(guest blog post by Matei Zaharia)
As Hadoop clusters grow in size and data volume, it becomes more and more useful to share them between multiple users and to isolate these users. If User 1 is running a ten-hour machine learning job for example, this should not impair a User 2 from running a 2-minute Hive query. In November, I blogged about how Hadoop 0.19 supports pluggable job schedulers,
Configuring a Hadoop cluster is something akin to voodoo. There are a large number of variables in hadoop-default.xml that you can override in hadoop-site.xml. Some specify file paths on your system, but others adjust levers and knobs deep inside Hadoop’s guts. Unfortuately, there’s little or no documentation on how to set them well. Is there a single optimal configuration? Are there some settings that can just be “set to 11?”
One of the repeating themes we have heard while working with our customers and the community is that Apache Hadoop configuration and deployment is a pain. Often times, Hadoop is the first truly distributed system that administrators encounter, and the problem is made worse by the lack of standardized packages and deployment tools. And some releases are buggy. And upgrades are hard. And the list goes on.
In order for Hadoop to truly disrupt the enterprise,
Hadoop’s NameNode, SecondaryNameNode, DataNode, JobTracker, and TaskTracker daemons all expose runtime metrics. These are handy for monitoring and ad-hoc exploration of the system and provide a goldmine of historical data when debugging.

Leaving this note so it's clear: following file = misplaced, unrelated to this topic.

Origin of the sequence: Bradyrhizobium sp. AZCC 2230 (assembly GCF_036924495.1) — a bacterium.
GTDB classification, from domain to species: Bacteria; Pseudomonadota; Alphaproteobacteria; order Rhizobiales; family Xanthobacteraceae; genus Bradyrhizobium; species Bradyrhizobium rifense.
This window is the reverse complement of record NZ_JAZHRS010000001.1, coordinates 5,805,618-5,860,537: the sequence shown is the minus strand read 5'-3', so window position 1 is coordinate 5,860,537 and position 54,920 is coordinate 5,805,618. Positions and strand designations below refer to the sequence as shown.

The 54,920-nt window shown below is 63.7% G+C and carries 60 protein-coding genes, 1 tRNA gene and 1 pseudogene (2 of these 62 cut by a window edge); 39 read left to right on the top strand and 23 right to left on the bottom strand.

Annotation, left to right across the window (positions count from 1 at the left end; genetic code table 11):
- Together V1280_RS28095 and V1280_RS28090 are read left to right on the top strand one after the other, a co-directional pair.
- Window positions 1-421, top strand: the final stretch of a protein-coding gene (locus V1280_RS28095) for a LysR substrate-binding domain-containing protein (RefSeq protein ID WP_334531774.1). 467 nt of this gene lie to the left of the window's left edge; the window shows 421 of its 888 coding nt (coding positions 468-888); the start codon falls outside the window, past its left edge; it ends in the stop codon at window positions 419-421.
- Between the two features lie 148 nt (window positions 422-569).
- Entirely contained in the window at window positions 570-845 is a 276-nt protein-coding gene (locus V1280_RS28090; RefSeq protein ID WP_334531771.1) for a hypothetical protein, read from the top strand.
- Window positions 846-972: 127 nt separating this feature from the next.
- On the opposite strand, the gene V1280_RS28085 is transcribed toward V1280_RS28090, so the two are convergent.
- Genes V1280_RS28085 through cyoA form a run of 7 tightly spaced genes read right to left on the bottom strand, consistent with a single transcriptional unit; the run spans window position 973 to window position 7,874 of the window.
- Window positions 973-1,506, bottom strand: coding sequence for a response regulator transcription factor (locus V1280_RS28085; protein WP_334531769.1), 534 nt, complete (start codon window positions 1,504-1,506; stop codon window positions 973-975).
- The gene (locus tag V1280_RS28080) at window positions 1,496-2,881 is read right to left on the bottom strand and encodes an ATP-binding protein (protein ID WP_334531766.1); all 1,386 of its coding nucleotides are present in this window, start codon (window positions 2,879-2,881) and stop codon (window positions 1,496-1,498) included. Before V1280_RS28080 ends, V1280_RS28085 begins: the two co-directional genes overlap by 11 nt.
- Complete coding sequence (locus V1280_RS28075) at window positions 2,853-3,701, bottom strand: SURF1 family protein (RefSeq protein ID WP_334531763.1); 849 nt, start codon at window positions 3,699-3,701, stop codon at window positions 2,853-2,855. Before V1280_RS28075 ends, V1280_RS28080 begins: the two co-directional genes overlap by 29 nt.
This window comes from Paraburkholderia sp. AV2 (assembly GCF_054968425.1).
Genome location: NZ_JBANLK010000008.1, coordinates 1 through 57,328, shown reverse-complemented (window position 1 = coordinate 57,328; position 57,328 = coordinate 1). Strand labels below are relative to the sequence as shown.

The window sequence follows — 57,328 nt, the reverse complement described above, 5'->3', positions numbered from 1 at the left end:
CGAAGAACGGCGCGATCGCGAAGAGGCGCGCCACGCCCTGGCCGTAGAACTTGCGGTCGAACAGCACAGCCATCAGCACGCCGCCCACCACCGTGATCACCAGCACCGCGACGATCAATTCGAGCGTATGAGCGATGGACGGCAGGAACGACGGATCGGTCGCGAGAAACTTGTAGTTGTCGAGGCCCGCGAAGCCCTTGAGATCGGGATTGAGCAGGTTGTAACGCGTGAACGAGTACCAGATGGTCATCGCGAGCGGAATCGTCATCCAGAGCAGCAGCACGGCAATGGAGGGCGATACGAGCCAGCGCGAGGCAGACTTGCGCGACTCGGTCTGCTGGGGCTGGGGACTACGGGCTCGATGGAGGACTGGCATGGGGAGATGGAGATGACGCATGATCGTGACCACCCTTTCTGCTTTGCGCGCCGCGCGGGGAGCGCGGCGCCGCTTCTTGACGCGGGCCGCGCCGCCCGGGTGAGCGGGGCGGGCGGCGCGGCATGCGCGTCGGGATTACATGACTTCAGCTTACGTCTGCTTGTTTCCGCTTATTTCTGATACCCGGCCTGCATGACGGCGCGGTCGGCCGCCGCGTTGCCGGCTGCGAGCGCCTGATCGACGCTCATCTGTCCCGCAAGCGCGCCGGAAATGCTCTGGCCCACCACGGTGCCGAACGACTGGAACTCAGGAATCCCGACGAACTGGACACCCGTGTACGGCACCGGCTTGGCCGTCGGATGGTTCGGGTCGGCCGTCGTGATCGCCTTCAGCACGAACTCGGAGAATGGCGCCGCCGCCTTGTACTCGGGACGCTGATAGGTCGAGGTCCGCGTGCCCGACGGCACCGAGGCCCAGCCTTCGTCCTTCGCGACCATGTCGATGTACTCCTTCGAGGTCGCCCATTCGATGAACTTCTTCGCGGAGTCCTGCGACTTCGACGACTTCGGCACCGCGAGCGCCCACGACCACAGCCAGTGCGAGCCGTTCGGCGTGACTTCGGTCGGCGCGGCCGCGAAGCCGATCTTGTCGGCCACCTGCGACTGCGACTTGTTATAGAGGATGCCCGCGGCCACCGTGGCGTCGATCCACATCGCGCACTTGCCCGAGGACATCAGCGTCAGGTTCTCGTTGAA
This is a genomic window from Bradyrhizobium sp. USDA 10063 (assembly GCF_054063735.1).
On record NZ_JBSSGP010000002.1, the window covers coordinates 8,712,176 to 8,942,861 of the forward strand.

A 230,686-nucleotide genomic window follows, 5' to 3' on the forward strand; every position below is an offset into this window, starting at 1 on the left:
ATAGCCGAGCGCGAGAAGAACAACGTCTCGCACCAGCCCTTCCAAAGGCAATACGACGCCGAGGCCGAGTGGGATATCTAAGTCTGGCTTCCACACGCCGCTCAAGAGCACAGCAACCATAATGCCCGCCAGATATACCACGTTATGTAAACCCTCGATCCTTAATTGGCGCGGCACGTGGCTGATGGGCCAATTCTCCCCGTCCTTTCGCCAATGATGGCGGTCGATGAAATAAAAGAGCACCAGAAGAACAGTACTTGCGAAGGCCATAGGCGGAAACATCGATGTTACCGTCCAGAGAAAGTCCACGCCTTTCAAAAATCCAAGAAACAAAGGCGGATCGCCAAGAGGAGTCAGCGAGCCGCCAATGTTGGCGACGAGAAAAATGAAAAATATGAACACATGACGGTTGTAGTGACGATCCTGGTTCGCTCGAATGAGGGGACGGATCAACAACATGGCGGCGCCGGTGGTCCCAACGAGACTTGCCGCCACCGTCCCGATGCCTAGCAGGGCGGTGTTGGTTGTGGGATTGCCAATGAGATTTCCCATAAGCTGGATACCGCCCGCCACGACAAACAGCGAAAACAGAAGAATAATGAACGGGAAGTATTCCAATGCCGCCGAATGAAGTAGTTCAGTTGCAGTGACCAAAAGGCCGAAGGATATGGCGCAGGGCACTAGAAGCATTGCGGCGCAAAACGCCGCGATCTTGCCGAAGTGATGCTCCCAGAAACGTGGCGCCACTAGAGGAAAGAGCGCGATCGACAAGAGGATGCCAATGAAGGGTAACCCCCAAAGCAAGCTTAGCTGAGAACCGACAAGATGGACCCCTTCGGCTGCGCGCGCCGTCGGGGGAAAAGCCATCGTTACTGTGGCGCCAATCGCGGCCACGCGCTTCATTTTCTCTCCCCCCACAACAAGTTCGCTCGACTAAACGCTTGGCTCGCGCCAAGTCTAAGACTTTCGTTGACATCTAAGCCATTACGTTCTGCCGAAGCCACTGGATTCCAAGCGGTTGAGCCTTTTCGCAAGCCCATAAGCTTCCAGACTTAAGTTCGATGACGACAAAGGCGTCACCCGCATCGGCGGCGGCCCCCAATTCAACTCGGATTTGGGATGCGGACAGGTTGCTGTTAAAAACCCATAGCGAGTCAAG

In this post, I’ll first talk about saving metrics to a file. Then we’ll walk through some of the metrics data. Finally, I’ll show you how to configure sending metrics to other systems and explore them with jconsole.
Editor’s note (added Nov. 9. 2013): Valuable data in an organization is often stored in relational database systems. To access that data, you could use external APIs as detailed in this blog post below, or you could use Apache Sqoop, an open source tool (packaged inside CDH) that allows users to import data from a relational database into Apache Hadoop for further processing. Sqoop can also export those results back to the database for consumption by other clients.